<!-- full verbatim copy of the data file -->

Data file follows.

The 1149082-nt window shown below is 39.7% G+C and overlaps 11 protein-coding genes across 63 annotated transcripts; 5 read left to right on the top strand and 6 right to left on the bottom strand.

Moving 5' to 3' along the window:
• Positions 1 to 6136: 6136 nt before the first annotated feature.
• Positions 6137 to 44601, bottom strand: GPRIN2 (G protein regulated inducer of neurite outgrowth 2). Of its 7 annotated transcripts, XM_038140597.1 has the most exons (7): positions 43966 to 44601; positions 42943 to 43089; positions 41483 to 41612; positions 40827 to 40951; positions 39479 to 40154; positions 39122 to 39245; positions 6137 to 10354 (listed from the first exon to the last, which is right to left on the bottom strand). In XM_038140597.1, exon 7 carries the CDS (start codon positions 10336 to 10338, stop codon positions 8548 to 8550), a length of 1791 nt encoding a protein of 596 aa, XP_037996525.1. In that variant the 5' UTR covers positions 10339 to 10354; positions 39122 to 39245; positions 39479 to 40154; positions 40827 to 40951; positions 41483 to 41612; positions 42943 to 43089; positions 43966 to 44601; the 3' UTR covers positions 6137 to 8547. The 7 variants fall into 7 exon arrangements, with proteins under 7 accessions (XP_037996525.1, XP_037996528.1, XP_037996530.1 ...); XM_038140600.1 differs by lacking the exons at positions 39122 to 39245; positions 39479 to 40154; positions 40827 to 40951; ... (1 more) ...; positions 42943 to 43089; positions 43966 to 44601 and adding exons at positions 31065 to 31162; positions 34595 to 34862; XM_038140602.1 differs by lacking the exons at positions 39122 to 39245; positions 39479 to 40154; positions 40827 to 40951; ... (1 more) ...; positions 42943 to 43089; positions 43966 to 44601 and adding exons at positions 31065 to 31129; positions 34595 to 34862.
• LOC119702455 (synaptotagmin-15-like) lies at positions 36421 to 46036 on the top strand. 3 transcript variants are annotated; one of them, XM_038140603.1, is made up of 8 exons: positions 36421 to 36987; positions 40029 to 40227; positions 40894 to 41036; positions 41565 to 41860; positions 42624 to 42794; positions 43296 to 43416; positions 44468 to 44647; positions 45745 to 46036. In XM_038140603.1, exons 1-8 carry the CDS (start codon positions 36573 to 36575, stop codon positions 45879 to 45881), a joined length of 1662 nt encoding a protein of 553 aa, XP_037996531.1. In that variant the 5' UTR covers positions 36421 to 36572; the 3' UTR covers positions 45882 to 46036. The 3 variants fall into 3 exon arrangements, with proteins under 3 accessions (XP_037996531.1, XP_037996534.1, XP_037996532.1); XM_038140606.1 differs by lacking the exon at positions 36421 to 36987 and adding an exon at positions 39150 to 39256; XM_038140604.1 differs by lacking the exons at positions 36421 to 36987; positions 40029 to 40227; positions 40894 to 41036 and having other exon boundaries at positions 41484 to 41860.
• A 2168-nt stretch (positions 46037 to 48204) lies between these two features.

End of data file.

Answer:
The 1149082-nt window shown below is 39.7% G+C and overlaps 11 protein-coding genes across 63 annotated transcripts; 5 read left to right on the top strand and 6 right to left on the bottom strand.

Moving 5' to 3' along the window:
• Positions 1 to 6136: 6136 nt before the first annotated feature.
• Positions 6137 to 44601, bottom strand: GPRIN2 (G protein regulated inducer of neurite outgrowth 2). Of its 7 annotated transcripts, XM_038140597.1 has the most exons (7): positions 43966 to 44601; positions 42943 to 43089; positions 41483 to 41612; positions 40827 to 40951; positions 39479 to 40154; positions 39122 to 39245; positions 6137 to 10354 (listed from the first exon to the last, which is right to left on the bottom strand). In XM_038140597.1, exon 7 carries the CDS (start codon positions 10336 to 10338, stop codon positions 8548 to 8550), a length of 1791 nt encoding a protein of 596 aa, XP_037996525.1. In that variant the 5' UTR covers positions 10339 to 10354; positions 39122 to 39245; positions 39479 to 40154; positions 40827 to 40951; positions 41483 to 41612; positions 42943 to 43089; positions 43966 to 44601; the 3' UTR covers positions 6137 to 8547. The 7 variants fall into 7 exon arrangements, with proteins under 7 accessions (XP_037996525.1, XP_037996528.1, XP_037996530.1 ...); XM_038140600.1 differs by lacking the exons at positions 39122 to 39245; positions 39479 to 40154; positions 40827 to 40951; ... (1 more) ...; positions 42943 to 43089; positions 43966 to 44601 and adding exons at positions 31065 to 31162; positions 34595 to 34862; XM_038140602.1 differs by lacking the exons at positions 39122 to 39245; positions 39479 to 40154; positions 40827 to 40951; ... (1 more) ...; positions 42943 to 43089; positions 43966 to 44601 and adding exons at positions 31065 to 31129; positions 34595 to 34862.
• LOC119702455 (synaptotagmin-15-like) lies at positions 36421 to 46036 on the top strand. 3 transcript variants are annotated; one of them, XM_038140603.1, is made up of 8 exons: positions 36421 to 36987; positions 40029 to 40227; positions 40894 to 41036; positions 41565 to 41860; positions 42624 to 42794; positions 43296 to 43416; positions 44468 to 44647; positions 45745 to 46036. In XM_038140603.1, exons 1-8 carry the CDS (start codon positions 36573 to 36575, stop codon positions 45879 to 45881), a joined length of 1662 nt encoding a protein of 553 aa, XP_037996531.1. In that variant the 5' UTR covers positions 36421 to 36572; the 3' UTR covers positions 45882 to 46036. The 3 variants fall into 3 exon arrangements, with proteins under 3 accessions (XP_037996531.1, XP_037996534.1, XP_037996532.1); XM_038140606.1 differs by lacking the exon at positions 36421 to 36987 and adding an exon at positions 39150 to 39256; XM_038140604.1 differs by lacking the exons at positions 36421 to 36987; positions 40029 to 40227; positions 40894 to 41036 and having other exon boundaries at positions 41484 to 41860.
• A 2168-nt stretch (positions 46037 to 48204) lies between these two features.